Software predictability and estimation have always been problematic. (I have some theories about why it’s worse for software than other engineering disciplines but that’s for another post.)
Since the advent of Agile practices, I think predictability and estimation have gotten worse, for a relatively simple reason - Agile (in all of its variants) devalues predictability in favor of iterative and (relative to waterfall) fine-grained deliverables. The resulting mindset tends towards “we don’t know what we’re building in the long run so how could we possibly estimate it?” Or even “It’ll be ready when it’s ready.”
Of course there are tremendous benefits to a more interactive and fine-grained approach. I never want to go back to 2+ year development cycles that I experienced early in my career.
But there is also value to predictability and estimation accuracy. And saying we can only have one or the other is a false dichotomy.
Let’s spend a few minutes enumerating the value of being good at estimating and predicting software development
- Product teams make decisions based in large part on cost-benefit analyses. Both the cost and benefit sides have huge error bars, of course. But we do the best we can. Better estimates lead to better decisions. If we under-scope badly we may start a project only to discover that we would have been better off doing a different project. (Or if we over-scope badly we may leave low-hanging fruit opportunities unharvested.)
- Predictability engenders trust. We are more trustworthy if we make commitments. And we’re even more trustworthy if we meet them. This is true whether we are making commitments to external customers or internal stakeholders. Consider how you would evaluate two vendors - one who makes and meets commitments and one who says “it will be done when it’s done.” Putting the shoe on the other foot, if you want to be a trusted and respected vendor (to internal or external stakeholders) you want to make commitments and meet them.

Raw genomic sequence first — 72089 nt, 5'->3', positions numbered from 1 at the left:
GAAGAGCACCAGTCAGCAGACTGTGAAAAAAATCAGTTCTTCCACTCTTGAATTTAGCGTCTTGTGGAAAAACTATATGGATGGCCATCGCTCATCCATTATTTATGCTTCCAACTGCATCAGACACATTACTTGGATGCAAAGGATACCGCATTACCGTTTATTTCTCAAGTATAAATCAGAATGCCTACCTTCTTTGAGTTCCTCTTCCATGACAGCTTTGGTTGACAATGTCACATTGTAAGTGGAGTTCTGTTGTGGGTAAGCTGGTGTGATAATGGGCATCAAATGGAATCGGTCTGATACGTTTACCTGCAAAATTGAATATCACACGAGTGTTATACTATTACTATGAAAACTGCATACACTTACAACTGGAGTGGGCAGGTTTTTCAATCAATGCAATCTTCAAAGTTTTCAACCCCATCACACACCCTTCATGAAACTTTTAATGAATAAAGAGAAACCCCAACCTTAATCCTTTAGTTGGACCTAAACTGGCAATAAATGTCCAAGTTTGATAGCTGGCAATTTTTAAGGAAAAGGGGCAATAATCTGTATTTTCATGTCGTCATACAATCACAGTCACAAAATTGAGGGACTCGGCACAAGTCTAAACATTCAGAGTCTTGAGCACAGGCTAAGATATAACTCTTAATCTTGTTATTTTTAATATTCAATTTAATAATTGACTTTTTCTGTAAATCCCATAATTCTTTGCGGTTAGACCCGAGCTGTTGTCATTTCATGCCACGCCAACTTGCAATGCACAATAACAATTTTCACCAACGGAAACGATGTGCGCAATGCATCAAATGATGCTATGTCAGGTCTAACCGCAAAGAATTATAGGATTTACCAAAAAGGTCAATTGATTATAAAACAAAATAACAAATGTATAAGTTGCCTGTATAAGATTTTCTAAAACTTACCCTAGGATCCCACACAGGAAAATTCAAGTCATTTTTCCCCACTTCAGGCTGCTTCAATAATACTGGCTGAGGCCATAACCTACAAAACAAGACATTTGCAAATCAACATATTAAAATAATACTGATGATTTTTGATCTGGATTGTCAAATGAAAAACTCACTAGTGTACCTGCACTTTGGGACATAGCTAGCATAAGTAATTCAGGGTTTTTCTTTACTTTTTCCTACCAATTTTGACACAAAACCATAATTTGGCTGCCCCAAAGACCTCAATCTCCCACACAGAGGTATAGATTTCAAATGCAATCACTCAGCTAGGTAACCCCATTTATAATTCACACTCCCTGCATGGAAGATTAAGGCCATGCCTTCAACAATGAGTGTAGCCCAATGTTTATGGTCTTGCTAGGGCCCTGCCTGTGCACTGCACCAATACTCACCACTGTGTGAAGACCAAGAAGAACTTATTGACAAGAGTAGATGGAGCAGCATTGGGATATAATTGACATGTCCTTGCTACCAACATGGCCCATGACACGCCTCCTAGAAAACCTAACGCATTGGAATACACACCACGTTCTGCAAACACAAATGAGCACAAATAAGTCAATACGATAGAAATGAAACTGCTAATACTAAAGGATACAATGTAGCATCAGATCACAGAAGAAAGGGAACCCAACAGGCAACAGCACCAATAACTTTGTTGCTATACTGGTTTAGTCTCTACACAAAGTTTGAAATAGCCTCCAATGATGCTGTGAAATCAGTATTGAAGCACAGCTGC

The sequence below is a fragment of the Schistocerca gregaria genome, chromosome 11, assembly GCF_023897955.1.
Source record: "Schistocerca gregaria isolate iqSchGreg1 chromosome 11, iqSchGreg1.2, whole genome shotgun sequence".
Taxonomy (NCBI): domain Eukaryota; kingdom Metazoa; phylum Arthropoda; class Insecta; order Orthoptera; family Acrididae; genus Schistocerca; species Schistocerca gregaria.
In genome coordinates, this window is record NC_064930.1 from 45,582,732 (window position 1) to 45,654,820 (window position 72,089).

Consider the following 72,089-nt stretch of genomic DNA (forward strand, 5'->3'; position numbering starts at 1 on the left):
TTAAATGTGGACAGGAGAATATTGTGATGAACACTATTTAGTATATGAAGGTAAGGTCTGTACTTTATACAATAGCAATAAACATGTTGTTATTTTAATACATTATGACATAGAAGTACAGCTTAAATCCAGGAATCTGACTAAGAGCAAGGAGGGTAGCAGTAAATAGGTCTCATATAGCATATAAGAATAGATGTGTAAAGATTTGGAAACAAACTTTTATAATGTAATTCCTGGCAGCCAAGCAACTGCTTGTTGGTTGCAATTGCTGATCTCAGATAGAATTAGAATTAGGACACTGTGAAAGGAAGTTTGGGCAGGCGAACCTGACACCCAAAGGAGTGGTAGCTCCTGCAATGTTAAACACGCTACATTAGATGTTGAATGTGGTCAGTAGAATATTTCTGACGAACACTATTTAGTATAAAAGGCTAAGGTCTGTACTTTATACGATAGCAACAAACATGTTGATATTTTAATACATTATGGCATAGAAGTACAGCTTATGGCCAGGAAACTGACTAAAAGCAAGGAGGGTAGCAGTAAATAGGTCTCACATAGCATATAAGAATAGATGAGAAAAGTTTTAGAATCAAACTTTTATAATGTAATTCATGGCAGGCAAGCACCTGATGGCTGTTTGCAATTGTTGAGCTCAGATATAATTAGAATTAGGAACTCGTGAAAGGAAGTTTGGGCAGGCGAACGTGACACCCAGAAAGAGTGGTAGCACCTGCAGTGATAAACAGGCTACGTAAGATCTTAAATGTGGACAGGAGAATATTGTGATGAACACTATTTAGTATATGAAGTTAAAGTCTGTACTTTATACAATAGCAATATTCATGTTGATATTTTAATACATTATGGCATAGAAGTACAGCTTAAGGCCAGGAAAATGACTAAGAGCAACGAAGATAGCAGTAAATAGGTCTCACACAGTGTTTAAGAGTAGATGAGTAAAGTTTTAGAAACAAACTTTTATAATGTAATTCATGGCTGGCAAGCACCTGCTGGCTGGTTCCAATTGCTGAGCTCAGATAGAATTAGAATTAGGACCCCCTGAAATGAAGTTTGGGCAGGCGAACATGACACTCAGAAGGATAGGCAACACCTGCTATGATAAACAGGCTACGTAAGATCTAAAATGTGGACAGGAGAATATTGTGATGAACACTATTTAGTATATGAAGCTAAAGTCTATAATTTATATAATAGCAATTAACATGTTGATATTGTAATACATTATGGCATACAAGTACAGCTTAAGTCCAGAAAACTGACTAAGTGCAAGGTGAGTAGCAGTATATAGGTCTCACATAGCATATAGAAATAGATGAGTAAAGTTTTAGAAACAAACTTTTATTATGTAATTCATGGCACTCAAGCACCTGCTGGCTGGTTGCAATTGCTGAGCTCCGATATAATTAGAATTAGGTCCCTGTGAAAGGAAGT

- The team feels enormously better when it sets expectations and meets them rather than always feeling “late.”
Here are some tactics that help with predictability and estimating accuracy.
- Lack of understanding of a problem and its solution is the primary cause of poor estimation. Deep understanding results in more accurate estimates. I think everyone, even those who are loath to commit to dates, agrees that deep understanding is better than shallow. So aspire to getting better at understanding your problems and solutions and estimates will improve organically.
- There are always unknowns. Tackle these early and aggressively. Use prototyping, mocking and research “spikes” to close the error bars on the largest unknowns. Resist the temptation to focus on the “known knows” first because you know how to do them - the “known knowns” are never the reasons estimates are poor and schedules are unpredictable.
- Don’t overthink it. There are limits to how much we can improve estimates with thought exercises. At some point you just have to start. I rarely quote Aristotle regarding software development 😀, but he observes: “... rest satisfied with the degree of precision which the nature of the subject admits and not ... seek exactness where only an approximation is possible.” Nicomachean Ethics, Book 1, Chapter 3.
And here are some thoughts on how to manage estimates in your larger organization.
- Always (always) quote ranges, not dates. Let the consumer of the estimate decide whether to be optimistic or pessimistic. (Pro tip: do this in writing so there is never ambiguity about what was communicated.)
- “Sand-bagging,” or deliberately and arbitrarily padding estimates is a trust-breaker. Sooner or later sand-bagging will be discovered and it’s extremely difficult to recover trust after that. If you truly don’t think you can estimate, you’re better off saying so than giving an arbitrary estimate.
You’ll be a better software engineer, and a member of better teams, if you can deeply understand your problems and solutions and thereby make confident and reliable estimates.